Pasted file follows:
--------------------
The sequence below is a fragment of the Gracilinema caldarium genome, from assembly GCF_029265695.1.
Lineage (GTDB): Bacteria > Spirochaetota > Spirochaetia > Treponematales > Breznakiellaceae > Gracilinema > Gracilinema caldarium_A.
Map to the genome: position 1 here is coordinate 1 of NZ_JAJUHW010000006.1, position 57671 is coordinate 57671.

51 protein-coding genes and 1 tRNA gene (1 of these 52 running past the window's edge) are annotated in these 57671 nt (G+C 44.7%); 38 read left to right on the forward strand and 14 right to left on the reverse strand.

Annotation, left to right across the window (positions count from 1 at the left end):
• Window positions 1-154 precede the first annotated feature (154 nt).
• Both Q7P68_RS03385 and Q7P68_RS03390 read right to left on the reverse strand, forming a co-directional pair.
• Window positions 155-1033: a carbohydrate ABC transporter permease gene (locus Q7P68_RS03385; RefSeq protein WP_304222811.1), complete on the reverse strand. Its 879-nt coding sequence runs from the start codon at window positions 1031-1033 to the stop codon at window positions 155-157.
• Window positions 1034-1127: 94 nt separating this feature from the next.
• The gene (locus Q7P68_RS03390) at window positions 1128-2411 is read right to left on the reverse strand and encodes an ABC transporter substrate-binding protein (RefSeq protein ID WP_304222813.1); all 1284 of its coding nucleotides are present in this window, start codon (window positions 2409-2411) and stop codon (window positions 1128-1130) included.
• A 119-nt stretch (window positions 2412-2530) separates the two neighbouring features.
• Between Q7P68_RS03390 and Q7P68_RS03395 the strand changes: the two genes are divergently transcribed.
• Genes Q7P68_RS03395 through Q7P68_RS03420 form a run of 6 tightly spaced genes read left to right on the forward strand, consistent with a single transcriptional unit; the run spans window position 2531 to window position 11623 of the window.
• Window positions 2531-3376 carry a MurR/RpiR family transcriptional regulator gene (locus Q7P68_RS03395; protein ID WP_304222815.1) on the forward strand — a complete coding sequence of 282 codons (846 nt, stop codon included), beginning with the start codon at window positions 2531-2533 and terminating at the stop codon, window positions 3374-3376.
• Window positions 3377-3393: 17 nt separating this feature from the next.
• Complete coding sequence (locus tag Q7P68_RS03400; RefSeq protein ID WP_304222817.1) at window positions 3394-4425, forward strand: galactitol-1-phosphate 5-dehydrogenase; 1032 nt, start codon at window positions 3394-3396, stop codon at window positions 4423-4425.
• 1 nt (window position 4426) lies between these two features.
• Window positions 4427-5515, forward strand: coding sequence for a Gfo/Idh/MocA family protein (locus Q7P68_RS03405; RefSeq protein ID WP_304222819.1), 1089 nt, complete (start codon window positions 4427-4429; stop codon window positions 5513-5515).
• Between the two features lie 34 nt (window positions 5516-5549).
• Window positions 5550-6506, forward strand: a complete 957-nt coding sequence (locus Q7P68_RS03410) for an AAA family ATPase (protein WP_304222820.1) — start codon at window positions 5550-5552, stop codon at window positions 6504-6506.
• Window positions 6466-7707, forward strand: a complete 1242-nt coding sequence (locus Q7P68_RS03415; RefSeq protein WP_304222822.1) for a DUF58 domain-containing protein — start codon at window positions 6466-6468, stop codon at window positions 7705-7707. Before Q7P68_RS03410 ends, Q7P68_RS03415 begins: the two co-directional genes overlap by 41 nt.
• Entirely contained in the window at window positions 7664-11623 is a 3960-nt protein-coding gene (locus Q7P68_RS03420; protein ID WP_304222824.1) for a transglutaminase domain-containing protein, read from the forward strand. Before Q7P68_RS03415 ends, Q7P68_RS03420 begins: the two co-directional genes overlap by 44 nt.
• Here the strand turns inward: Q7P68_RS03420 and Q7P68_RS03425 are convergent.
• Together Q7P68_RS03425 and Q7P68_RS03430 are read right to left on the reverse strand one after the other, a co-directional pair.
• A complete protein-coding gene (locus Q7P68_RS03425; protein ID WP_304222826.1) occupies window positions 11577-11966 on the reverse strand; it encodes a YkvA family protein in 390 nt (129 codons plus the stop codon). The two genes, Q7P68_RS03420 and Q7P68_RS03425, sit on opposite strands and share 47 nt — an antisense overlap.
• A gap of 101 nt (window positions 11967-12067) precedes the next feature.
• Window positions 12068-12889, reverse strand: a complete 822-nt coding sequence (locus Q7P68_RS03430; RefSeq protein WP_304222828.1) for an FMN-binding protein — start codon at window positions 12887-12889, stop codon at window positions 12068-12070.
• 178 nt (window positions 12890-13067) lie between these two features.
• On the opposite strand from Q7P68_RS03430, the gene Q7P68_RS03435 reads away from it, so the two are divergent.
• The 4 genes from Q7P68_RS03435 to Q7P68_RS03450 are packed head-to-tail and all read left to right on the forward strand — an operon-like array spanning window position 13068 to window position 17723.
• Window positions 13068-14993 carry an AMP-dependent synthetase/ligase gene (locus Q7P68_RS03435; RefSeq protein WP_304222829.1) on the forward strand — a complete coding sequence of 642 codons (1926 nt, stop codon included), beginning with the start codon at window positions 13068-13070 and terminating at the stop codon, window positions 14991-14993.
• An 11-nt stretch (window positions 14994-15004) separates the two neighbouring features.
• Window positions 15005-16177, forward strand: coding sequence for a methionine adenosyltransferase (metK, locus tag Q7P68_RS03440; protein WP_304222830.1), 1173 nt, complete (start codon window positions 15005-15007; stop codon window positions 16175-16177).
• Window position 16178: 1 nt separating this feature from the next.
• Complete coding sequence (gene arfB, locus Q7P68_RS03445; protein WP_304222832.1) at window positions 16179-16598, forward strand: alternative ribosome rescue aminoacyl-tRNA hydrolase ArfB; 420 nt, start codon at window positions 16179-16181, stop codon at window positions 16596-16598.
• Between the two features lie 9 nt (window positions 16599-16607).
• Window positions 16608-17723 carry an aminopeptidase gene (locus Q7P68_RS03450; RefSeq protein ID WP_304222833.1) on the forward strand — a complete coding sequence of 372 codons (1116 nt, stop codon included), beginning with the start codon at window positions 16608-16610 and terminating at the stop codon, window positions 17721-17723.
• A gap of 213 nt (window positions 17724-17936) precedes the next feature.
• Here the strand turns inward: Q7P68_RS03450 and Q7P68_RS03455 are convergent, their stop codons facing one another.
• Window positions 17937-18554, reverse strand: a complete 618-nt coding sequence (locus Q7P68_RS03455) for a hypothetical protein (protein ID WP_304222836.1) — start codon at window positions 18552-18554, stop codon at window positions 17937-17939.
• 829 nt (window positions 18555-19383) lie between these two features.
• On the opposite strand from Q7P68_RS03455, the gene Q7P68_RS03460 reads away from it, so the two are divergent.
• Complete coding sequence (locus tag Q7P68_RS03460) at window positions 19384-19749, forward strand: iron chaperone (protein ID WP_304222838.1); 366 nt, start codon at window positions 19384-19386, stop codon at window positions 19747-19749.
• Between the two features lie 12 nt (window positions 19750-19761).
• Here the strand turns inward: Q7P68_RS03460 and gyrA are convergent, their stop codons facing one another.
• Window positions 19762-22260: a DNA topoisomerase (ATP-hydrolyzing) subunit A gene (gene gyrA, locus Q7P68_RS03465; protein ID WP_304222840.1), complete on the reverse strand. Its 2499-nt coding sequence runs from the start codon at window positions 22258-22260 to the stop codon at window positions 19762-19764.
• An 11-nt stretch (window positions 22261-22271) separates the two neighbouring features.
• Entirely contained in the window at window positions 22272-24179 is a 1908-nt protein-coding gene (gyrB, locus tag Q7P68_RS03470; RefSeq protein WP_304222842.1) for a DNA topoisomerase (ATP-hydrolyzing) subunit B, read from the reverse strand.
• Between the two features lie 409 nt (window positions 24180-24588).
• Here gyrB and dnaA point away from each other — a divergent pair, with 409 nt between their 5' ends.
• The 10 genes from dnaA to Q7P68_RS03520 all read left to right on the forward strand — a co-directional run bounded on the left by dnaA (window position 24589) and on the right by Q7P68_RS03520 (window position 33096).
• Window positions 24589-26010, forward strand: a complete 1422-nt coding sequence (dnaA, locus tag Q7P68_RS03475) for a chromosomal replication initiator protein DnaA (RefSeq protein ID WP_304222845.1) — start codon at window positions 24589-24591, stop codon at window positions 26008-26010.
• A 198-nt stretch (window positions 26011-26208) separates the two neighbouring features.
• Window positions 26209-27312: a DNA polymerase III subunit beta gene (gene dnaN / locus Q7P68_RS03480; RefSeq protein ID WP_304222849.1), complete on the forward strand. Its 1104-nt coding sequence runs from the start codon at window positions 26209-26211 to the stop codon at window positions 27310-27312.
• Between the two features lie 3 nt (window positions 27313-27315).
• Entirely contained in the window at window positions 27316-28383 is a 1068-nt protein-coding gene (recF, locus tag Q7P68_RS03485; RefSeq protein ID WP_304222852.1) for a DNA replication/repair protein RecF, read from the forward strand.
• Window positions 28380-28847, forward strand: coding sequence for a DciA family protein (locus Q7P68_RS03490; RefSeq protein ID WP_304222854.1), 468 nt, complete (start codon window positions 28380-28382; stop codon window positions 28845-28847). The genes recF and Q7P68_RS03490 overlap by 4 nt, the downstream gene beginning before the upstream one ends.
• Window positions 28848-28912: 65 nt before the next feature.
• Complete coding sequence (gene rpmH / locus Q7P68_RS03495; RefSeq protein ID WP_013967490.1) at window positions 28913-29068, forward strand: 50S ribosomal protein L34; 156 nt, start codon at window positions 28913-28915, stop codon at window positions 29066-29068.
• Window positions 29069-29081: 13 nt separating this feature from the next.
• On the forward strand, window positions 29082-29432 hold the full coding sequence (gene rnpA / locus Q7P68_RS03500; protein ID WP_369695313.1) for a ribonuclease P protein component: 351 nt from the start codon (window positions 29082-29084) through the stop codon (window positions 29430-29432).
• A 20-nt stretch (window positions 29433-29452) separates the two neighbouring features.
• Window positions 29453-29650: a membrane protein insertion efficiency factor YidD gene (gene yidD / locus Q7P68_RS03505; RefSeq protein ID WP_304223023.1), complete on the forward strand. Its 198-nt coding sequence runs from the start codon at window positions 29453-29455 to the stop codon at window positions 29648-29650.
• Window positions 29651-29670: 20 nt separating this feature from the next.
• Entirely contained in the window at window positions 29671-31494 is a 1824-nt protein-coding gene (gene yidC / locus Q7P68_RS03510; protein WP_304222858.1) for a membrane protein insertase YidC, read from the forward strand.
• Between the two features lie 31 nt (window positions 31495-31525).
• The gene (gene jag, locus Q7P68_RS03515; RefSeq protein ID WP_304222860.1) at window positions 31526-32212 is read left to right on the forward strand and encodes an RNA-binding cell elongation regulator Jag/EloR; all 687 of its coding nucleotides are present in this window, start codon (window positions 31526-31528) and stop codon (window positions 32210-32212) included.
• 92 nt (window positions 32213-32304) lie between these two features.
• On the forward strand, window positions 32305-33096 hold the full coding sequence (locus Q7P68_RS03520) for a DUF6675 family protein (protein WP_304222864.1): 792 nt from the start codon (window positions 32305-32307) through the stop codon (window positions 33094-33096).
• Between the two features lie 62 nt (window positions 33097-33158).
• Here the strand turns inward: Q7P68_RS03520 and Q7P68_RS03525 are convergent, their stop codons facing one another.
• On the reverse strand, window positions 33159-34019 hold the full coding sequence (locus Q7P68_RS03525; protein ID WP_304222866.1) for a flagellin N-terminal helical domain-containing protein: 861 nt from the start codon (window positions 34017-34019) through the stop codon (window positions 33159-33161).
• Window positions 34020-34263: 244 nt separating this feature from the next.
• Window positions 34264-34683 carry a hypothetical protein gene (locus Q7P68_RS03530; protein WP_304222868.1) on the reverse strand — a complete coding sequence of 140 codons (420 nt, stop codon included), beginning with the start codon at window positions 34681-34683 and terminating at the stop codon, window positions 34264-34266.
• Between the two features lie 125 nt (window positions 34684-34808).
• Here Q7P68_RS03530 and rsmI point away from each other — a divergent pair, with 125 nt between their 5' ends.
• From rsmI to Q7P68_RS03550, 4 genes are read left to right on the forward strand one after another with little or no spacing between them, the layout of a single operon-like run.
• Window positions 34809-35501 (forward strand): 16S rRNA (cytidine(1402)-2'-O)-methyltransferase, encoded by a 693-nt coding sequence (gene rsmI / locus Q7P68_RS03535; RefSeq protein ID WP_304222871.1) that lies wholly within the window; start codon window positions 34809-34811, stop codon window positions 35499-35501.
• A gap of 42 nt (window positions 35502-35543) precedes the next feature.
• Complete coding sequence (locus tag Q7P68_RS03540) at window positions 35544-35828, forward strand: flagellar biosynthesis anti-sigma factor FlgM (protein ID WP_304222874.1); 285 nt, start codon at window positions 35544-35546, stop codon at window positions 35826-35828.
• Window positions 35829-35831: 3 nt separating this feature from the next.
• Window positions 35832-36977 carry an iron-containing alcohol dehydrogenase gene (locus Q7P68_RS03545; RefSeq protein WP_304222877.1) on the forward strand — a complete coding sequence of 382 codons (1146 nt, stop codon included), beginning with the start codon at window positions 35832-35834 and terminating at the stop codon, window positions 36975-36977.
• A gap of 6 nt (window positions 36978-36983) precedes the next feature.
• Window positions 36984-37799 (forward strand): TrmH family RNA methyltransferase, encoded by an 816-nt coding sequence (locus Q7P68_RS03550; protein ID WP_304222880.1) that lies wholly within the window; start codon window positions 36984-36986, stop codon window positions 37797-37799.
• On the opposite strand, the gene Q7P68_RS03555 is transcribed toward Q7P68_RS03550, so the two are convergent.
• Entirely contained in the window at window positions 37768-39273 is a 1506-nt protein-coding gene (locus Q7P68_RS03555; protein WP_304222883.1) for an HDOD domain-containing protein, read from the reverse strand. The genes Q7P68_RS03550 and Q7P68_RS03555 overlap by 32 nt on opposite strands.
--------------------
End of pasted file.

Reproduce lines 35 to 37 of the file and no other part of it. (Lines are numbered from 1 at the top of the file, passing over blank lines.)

• Complete coding sequence (gene arfB, locus Q7P68_RS03445; protein WP_304222832.1) at window positions 16179-16598, forward strand: alternative ribosome rescue aminoacyl-tRNA hydrolase ArfB; 420 nt, start codon at window positions 16179-16181, stop codon at window positions 16596-16598.
• Between the two features lie 9 nt (window positions 16599-16607).
• Window positions 16608-17723 carry an aminopeptidase gene (locus Q7P68_RS03450; RefSeq protein ID WP_304222833.1) on the forward strand — a complete coding sequence of 372 codons (1116 nt, stop codon included), beginning with the start codon at window positions 16608-16610 and terminating at the stop codon, window positions 17721-17723.